Festival of Nature. continues to break new ground as the only festival stretching across Bristol and Bath during the fortnight programme of free events for families.
In 2003, six organisations from across Bristol came together to create a festival, which came to the Harbourside for the first time that summer. Bristol Zoo, At-Bristol, Wildscreen, University of Bristol, UWE and BBC Natural History Unit all ran free activities for a weekend, attracting visitors from across the city.
Fourteen years later, Festival of Nature has grown exponentially, and, in the process, has secured a firm spot in the city’s festival calendar.
The charity partnership behind the event has now grown to fourteen partners – joined by Bristol’s nature giants including National Trust, Avon Wildlife Trust, Wildfowl and Wetlands Trust, and Woodland Trust.
The festival’s most ambitious feat to date has been to sail along the River Avon and include Bath in the schedule. After a couple of years building the format, this year’s Festival of Nature will stretch across Bristol, Keynsham and Bath.
Savita Custead, festival director, remembers the original idea in 2014: “In typical Bristol fashion, we thought we would just have a go and see what our visitors thought! It turned out to be surprisingly easy to take the best activities our Bristol visitors loved, and give them a new twist in Bath.
“Best of all, it has given us the best possible backdrop of the River Avon – one of the most important cultural and environmental landmarks we have in the region.”
The festival kicks off in Bristol over the weekend of June 10-11 and highlights include ‘nature roulette’ outside At-Bristol, with visitors invited to win a free pair of tickets to ride the Big Wheel and meet a wildlife expert.
Andy Council, local urban artist, will be creating a live artwork in the centre of the event as Festival of Nature partners with Upfest for the first time. Over 100 organisations will be running interactive activities and showcasing local products.
Maddy Bartlett, festival of nature programme manager, is in charge of bringing together a weird and wonderful set of nature activities each year. “Festival of Nature is all about finding new ways for people to connect with the natural world,” she explains. “In Bristol and Bath we are in city centre urban spaces, so we find ways to bring nature to people.
“This year we have a huge range of live animal encounters, and we’ve found a mobile caravan to drive along the river alongside the Festival showing wildlife films at our key events. As always, we want to create a fantastic festival vibe. Live music and great food is a must-have at the festival. We’re also working on some pop-up gardens, and as always, some nature surprises.”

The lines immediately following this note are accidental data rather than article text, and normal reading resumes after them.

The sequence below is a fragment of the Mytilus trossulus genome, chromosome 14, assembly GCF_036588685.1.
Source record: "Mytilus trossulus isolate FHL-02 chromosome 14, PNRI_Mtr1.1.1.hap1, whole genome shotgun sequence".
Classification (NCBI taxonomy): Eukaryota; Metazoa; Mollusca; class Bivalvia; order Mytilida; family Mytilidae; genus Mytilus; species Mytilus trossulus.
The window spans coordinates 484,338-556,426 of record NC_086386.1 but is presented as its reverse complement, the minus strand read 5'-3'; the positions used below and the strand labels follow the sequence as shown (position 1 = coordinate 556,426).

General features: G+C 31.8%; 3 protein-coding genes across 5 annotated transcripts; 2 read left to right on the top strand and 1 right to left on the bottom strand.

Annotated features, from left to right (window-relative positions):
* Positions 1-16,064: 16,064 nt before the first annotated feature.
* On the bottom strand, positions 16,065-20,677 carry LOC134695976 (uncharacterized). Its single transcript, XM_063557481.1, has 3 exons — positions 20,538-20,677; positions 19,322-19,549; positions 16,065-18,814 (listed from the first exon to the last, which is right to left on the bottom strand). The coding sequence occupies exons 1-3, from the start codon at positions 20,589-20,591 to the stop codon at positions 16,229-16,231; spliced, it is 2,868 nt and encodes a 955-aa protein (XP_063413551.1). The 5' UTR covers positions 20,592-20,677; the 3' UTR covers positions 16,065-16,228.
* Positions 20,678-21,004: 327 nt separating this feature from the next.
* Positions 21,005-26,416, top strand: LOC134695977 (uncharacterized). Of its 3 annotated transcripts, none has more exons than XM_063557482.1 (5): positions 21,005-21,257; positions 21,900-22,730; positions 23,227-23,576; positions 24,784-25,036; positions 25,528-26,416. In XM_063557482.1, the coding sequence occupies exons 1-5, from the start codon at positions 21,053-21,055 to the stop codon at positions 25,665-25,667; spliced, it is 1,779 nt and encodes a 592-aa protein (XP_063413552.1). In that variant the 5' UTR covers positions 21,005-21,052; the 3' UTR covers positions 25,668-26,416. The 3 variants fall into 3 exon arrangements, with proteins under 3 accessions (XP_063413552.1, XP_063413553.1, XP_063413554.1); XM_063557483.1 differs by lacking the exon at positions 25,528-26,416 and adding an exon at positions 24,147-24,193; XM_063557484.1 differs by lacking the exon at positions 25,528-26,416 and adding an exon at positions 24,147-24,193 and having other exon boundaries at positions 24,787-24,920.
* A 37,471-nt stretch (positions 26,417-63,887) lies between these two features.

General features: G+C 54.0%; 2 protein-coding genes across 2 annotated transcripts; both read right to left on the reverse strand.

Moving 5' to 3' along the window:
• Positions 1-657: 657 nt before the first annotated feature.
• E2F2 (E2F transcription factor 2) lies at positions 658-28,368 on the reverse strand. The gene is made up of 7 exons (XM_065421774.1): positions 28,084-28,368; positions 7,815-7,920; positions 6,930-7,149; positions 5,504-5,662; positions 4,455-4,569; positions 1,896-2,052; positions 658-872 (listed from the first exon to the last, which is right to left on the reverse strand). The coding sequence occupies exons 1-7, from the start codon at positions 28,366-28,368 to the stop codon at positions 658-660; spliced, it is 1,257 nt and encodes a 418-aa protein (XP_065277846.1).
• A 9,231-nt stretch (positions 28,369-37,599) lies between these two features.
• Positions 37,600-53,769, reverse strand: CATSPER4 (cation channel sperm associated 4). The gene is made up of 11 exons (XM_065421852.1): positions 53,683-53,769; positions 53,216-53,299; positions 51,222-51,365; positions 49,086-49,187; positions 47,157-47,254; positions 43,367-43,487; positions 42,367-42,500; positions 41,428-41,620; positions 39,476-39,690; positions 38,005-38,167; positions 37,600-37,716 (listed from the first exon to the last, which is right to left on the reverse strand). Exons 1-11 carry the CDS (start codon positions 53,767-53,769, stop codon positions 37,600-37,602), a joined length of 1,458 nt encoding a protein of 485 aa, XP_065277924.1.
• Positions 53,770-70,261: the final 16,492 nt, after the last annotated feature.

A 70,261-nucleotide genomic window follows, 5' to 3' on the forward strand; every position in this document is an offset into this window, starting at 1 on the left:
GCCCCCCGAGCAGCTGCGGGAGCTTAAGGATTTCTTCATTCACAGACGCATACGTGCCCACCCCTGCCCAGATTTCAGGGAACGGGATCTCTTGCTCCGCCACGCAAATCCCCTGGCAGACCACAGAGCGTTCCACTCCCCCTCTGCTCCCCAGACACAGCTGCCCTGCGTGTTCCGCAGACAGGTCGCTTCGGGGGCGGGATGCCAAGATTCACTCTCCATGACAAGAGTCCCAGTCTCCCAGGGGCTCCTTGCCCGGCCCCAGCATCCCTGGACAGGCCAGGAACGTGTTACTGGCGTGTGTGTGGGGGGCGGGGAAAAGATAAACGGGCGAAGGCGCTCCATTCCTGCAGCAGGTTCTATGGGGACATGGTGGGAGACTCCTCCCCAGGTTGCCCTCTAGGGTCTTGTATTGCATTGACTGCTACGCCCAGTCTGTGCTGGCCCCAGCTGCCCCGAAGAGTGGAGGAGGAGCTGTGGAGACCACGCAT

One of the big themes for the festival in 2017 is bats, who are very familiar with the river passage between Bristol and Bath. Festival of Nature has commissioned some special ‘bats-eye view’ footage of the river to help visitors imagine how wildlife experience some of the landscapes so familiar to us.
And for the early risers, there’s a special walking event taking place on the longest day of the year, June 21. Walkers are invited to make the trek from Avonmouth to Bath, leaving at 4.30am. Spaces are still available.
The Festival also returns to Keynsham on June 18, making special use of Keynsham Memorial Park’s bandstand for a commissioned performance by Bristol’s Desperate Men theatre group.
Some of the most excited visitors this year will also be the youngest: Festival of Nature is proud to run the only major festival education programme in Bristol and Bath. This year, in partnership with Clifton College, Festival of Nature has been able to expand the primary school programme across both cities to also include secondary schools in Bristol. Students from the universities in Bristol and Bath help run it, providing lots of opportunities for sharing nature with the next generation.
To find out more about the festival and all the events, visit: www.bnhc.org.uk/festival-of-nature
Read more: Breakfast with Savita Custead